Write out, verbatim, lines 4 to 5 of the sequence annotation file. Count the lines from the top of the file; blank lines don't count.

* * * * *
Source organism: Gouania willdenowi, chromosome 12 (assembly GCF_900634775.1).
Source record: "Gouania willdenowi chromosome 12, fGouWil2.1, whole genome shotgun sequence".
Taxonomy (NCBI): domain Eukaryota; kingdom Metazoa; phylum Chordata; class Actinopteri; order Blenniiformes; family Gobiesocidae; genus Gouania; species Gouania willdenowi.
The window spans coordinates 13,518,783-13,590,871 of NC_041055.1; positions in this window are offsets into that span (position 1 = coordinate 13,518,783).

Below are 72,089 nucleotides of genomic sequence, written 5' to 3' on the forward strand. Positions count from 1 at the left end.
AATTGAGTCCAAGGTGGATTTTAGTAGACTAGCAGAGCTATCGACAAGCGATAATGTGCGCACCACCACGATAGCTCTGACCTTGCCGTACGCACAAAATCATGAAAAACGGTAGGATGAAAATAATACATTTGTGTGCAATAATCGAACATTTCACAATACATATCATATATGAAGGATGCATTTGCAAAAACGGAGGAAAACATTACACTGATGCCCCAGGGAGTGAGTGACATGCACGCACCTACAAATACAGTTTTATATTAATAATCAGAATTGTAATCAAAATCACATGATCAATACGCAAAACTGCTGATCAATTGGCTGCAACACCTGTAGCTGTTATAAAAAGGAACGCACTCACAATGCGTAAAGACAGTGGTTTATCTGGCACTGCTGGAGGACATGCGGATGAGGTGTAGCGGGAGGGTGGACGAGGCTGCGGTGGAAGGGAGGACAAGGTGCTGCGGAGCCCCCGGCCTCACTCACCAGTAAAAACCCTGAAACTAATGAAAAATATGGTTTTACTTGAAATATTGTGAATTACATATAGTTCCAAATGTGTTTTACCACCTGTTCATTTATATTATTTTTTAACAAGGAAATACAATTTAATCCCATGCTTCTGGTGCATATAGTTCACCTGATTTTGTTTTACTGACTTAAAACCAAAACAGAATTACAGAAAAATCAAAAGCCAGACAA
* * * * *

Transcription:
The window spans coordinates 13,518,783-13,590,871 of NC_041055.1; positions in this window are offsets into that span (position 1 = coordinate 13,518,783).

Below are 72,089 nucleotides of genomic sequence, written 5' to 3' on the forward strand. Positions count from 1 at the left end.